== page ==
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Single Versus Multi-market Approach: An Application to the Greek Cotton Market


  • Dimitrios Dadakas


  • Stelios Katranidis



Estimation of the price-induced welfare effects in vertical and horizontal market settings may prove a tricky task when multiple price changes are taken into account. Whether a multi-market sequential approach or a single-market approach is used the well-established, theoretical result suggests that these two partial equilibrium methods are equivalent in terms of implied welfare changes. This paper develops the methodology to empirically compare these two methods. We estimate the welfare changes to Greek cotton–yarn producers induced by the simultaneous change in the prices of cotton–yarn and the cost of labor. Results substantiate the multi-market approach offers more accurate welfare estimates than the single-market approach, in empirical work. Copyright International Atlantic Economic Society 2008

Suggested Citation

  • Dimitrios Dadakas & Stelios Katranidis, 2008. "Single Versus Multi-market Approach: An Application to the Greek Cotton Market," Atlantic Economic Journal, Springer;International Atlantic Economic Society, vol. 36(4), pages 469-481, December.
  • Handle: RePEc:kap:atlecj:v:36:y:2008:i:4:p:469-481
    DOI: 10.1007/s11293-008-9128-8

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    References listed on IDEAS

    1. Jeong, Kyeong-Soo & Garcia, Philip & Bullock, David S., 2003. "A statistical method of multi-market welfare analysis applied to Japanese beef policy liberalization," Journal of Policy Modeling, Elsevier, vol. 25(3), pages 237-256, April.
    2. Catherine L. Kling & Richard J. Sexton, 1990. "Bootstrapping in Applied Welfare Analysis," American Journal of Agricultural Economics, Agricultural and Applied Economics Association, vol. 72(2), pages 406-418.
    3. Stelios D. Katranidis & Elisavet I. Nitsi & David S. Bullock, 2005. "The effects of EU corn, cotton, and sugar beet policies on Greek producers: a multimarket analysis," Agricultural Economics, International Association of Agricultural Economists, vol. 33(s3), pages 423-430, November.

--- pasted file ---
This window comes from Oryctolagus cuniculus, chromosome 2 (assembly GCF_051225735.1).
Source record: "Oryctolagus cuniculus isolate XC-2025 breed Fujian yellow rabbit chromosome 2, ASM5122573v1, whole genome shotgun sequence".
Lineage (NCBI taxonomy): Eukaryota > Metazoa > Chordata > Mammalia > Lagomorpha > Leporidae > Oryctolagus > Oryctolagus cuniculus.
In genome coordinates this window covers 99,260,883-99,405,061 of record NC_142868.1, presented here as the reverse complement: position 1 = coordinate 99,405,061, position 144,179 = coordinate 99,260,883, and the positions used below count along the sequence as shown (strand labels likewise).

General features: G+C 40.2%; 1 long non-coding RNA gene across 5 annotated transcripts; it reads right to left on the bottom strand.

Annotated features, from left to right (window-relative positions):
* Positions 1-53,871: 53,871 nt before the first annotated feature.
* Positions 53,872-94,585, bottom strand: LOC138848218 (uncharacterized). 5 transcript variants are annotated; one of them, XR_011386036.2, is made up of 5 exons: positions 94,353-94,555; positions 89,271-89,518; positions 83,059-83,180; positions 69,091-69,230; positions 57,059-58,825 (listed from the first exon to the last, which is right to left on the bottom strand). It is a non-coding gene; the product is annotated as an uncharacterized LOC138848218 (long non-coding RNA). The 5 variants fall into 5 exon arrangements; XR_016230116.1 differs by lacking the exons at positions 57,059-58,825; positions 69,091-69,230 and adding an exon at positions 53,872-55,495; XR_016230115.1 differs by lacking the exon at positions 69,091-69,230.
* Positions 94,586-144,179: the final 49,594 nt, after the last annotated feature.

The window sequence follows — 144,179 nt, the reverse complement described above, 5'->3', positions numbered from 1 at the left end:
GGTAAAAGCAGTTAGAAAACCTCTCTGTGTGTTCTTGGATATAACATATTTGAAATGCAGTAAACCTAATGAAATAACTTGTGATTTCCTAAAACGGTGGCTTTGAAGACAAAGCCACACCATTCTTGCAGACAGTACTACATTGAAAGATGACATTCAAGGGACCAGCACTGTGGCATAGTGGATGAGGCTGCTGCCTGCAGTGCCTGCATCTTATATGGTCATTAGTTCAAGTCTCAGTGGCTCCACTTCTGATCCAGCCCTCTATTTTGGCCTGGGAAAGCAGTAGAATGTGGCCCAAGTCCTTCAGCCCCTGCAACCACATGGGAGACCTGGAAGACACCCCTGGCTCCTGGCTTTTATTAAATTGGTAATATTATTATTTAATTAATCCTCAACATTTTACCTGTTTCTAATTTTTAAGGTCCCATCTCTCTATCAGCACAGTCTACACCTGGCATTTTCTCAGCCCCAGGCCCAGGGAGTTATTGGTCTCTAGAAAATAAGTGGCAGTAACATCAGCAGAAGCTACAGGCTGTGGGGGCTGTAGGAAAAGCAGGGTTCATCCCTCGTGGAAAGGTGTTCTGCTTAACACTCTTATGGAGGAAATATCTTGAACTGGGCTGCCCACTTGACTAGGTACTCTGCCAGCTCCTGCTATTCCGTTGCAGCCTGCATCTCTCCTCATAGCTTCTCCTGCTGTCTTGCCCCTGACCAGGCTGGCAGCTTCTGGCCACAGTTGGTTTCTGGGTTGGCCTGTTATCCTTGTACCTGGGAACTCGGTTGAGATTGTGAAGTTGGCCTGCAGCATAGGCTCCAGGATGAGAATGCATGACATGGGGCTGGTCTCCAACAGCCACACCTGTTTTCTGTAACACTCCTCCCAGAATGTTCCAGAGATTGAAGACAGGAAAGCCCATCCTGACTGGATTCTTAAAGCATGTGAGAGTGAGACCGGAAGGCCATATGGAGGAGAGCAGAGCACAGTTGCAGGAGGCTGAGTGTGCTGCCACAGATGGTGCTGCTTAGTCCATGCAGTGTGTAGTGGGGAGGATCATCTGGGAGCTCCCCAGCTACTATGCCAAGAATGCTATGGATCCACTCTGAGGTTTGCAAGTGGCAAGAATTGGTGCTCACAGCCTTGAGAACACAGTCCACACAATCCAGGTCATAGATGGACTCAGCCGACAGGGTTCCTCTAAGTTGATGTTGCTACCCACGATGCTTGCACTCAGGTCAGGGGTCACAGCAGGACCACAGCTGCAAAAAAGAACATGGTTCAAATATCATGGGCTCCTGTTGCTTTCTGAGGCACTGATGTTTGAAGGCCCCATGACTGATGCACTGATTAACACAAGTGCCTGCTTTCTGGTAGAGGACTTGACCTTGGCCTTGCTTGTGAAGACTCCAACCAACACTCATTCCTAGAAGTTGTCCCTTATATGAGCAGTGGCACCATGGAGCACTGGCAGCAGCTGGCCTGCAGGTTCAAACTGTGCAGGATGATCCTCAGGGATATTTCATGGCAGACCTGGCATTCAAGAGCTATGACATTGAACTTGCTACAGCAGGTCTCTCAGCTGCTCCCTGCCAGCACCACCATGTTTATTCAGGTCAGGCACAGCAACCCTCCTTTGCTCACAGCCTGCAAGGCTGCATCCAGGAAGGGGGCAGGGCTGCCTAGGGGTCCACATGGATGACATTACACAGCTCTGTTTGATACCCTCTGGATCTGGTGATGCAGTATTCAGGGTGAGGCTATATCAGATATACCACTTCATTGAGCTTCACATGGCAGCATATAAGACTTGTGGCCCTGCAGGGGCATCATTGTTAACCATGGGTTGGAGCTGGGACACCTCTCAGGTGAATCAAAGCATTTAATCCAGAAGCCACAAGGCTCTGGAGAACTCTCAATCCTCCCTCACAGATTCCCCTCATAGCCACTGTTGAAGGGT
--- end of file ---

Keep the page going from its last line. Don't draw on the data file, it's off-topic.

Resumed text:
4. Runar Brännlund & Bengt Kriström, 1996. "Welfare Measurement in Single and Multimarket Models: Theory and Application," American Journal of Agricultural Economics, Agricultural and Applied Economics Association, vol. 78(1), pages 157-165.
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    Cited by:

    1. Dimitrios Dadakas & Stelios D Katranidis & David S. Bullock, 2009. "On the effects of technology improvements in multi-market models: Theory and evidence," Discussion Paper Series 2009_04, Department of Economics, University of Macedonia, revised Mar 2009.
    2. Dimitrios Dadakas & Stelios D. Katranidis, 2011. "Perspectives for the textiles and clothing industry in Greece: Past experience, outlook and policy implications," SPOUDAI Journal of Economics and Business, SPOUDAI Journal of Economics and Business, University of Piraeus, vol. 61(1-2), pages 13-38, January -.
    3. Dimitrios Dadakas & Stelios D Katranidis, 2009. "Trade Liberalization in T&C: An Overview of the Welfare Effects," Discussion Paper Series 2009_15, Department of Economics, University of Macedonia, revised Nov 2009.
    4. Bullock, David S. & Dadakas, Dimitrios & Katranidis, Stelios D., 2009. "Measuring the Effects of Technology Change in Multiple Markets : Application to the Greek Cotton Yarn Industry," MPRA Paper 67204, University Library of Munich, Germany, revised 2012.

    More about this item


    Welfare; Multi-market; Sequential; Single-market; Bootstrap; C10; D60; F10;

    JEL classification:

    • C10 - Mathematical and Quantitative Methods - - Econometric and Statistical Methods and Methodology: General - - - General
    • D60 - Microeconomics - - Welfare Economics - - - General
    • F10 - International Economics - - Trade - - - General


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